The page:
Published: Thursday January 2, 2014 MYT 6:38:00 PM
Updated: Thursday January 2, 2014 MYT 6:40:42 PM
KUALA LUMPUR: The government should consider offering subsidies to help companies implement the goods and services tax (GST), said the National ICT Association of Malaysia (Pikom).
Chairman Cheah Kok Hoong said the new system was conducive for the country in moving towards a more transparent taxation system, but so far, there was no clue as in how companies could cushion the extra business costs.
"Companies have to bear additional costs in implementing GST systems, such as customising financial systems, including taxation filings and invoice billings," he told Bernama in an interview.
Such solutions implementation costs could start from RM20,000 to over RM200,000, depending on a company's business size, according to Pikom, which has over 1,400 ICT companies as members.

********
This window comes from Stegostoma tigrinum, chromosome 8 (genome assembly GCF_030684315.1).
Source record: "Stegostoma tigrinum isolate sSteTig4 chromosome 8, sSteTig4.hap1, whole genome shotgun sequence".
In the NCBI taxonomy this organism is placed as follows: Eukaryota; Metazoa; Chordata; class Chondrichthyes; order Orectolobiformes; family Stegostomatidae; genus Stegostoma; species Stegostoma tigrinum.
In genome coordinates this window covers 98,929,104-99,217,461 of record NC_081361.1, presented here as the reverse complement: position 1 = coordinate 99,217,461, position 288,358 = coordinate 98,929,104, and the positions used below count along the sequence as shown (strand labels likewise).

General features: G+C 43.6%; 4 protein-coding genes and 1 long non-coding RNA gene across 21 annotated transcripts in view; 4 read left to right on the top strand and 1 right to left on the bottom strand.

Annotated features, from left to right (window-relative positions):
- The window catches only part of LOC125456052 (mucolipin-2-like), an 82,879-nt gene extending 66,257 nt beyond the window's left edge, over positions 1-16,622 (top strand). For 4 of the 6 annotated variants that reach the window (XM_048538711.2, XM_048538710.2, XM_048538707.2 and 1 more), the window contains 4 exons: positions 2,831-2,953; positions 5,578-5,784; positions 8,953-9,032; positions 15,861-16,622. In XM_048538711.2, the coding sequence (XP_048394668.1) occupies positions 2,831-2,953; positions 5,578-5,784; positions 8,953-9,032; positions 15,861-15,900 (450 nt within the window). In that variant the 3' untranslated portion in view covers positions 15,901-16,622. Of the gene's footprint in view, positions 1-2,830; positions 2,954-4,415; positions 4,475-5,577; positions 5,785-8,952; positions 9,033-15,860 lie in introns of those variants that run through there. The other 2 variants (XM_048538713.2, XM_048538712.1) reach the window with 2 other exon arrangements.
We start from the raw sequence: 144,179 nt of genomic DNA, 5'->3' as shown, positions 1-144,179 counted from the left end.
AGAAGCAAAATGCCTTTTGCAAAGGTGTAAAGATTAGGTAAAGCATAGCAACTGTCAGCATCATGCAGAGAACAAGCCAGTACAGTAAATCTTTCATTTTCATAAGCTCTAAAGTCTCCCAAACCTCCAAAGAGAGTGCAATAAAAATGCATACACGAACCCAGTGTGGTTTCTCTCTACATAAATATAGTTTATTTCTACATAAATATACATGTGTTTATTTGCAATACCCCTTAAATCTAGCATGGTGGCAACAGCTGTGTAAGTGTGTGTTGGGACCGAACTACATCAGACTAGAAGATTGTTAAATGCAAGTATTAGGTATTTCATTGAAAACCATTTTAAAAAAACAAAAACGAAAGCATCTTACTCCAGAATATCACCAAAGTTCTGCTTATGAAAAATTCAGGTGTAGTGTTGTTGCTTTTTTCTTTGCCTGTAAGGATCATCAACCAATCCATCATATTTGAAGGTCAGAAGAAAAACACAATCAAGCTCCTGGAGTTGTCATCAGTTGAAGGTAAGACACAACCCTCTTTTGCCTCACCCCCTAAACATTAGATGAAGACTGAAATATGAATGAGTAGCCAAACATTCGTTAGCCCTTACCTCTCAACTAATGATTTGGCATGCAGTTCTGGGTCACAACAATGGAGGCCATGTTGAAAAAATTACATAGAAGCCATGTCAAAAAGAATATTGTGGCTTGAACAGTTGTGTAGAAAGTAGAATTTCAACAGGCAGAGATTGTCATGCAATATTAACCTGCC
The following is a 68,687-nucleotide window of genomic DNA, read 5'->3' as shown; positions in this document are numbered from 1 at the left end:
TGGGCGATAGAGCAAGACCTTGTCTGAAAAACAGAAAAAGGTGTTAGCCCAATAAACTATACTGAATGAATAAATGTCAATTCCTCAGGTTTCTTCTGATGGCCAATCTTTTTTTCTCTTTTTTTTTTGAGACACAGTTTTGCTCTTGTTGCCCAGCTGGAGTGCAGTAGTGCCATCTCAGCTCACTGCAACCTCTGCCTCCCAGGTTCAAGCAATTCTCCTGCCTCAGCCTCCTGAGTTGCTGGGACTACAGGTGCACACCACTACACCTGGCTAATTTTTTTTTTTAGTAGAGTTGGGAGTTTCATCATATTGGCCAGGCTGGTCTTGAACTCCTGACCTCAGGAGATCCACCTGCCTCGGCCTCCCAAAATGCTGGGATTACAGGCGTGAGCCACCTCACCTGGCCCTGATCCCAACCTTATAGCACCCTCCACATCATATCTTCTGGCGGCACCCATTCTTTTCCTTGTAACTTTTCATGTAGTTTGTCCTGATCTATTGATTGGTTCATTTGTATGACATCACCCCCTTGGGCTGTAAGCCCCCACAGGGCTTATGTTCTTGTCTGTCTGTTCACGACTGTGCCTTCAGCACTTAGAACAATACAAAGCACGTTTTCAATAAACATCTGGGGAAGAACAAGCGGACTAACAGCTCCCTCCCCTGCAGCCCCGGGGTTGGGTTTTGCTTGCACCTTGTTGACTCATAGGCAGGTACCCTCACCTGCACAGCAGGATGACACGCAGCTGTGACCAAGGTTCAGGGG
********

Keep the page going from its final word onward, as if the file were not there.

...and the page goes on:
Cheah said the additional costs would be passed onto the consumers if there were no subsidies in place, which would in turn create a one-off inflation in goods and services that have to be GST-compliance.
"By offering incentives to the industry, there will be lesser voice of opposition," he added.
Malaysia is set to impose a 6% GST on major products and services starting from April 1, 2015.
Currently it and Brunei are the two countries that have yet to implement GST within Asean.
Pikom said Malaysia could emulate neighbouring countries, such as Singapore, in formulating measures to help businesses. Singapore, which introduced a 3% GST in 1994, cushioned the impact through an offset package by reducing corporate tax rate by 3% to 27%, and cutting personal income tax by 3% to 30%.
The city-state last revised its GST to seven per cent on July 1, 2007 – Bernama.